World’s only Victorian steam ship returns home to River Lea

SS Robin on its journey home to the East End. Photograph: Harry Dwyer

The only complete steam ship in existence moved back home last week – to a spot on the River Lea just 150 metres from where she was built in 1890.

SS Robin made the journey on 10 December from the Royal Docks to Trinity Buoy Wharf, where she will become part of a free, open-air museum that celebrates maritime history.

Eric Reynolds, chairman of the SS Robin Trust and founding director of Urban Space Management, which manages the Wharf, said: “The SS Robin is an outstanding ship which epitomises the important history of the East End.

“I am looking forward to the new future for the Robin.”

The ship now sits on its own purpose-built lagoon, three metres above the river, where it will be protected for the long term.

Over the next few months, archive material will be examined by experts and practical access to the ship will be created in preparation for tours by members of the public.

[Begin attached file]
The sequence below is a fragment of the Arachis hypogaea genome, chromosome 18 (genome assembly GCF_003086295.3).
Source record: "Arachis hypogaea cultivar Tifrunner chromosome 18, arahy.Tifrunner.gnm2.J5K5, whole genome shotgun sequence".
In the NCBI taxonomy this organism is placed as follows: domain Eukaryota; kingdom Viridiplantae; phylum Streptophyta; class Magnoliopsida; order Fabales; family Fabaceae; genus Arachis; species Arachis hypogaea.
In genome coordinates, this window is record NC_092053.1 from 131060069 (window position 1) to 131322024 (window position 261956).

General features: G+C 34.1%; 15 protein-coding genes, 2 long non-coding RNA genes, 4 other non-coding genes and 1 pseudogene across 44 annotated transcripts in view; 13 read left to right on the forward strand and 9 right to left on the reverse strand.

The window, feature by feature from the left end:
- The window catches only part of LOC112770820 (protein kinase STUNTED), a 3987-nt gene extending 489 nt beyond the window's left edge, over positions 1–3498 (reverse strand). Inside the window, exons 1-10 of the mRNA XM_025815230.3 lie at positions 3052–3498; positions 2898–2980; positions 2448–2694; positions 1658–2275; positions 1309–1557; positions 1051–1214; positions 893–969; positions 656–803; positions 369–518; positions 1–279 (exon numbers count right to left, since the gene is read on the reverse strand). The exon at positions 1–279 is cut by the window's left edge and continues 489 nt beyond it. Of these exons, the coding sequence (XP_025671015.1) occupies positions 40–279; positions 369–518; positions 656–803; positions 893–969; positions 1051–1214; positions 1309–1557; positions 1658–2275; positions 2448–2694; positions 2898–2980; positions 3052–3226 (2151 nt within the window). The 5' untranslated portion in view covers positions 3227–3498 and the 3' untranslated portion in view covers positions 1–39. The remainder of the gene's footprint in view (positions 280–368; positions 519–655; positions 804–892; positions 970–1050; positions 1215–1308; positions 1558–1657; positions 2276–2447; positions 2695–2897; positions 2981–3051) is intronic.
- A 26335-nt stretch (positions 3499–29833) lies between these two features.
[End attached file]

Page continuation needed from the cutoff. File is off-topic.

Robin and her sister ship Rook were launched into the River Lea 133 years ago from Orchard House Yard at Bow Creek.

The ship on its purpose-built lagoon at Trinity Buoy Wharf. Photograph: Harry Dwyer

The banks of the Thames have long been considered the world centre for shipbuilding, with a tradition going back hundreds of years.

The industry supported London’s status as a global trading hub, and many of the ships used in the Royal and Merchant Navies were supplied in bulk after being crafted on the waterways of the East End.

The Thames Iron Works was one of the largest yards in the country, building the biggest ships either side of the River Lea at Bow Creek.

By 1890, shipbuilders in Scotland and on the north-east coast had taken over the market, helped by lower overheads, and Thames Iron Works finally closed in 1912.

This brought large shipbuilding to an end in London, and a few smaller yards went into a steady decline from which they never recovered.

Later, bombing in the Second World War and urban regeneration saw the area largely scrubbed of its maritime history.

SS Robin is one of the very few surviving London-built ships of its era.

It is internationally recognised as being the world’s only complete Victorian steam ship, and the only one left that is fitted with its original steam engine and boiler.

She is also the last large coastal cargo steam ship of several thousand built globally between 1850 and 1950.

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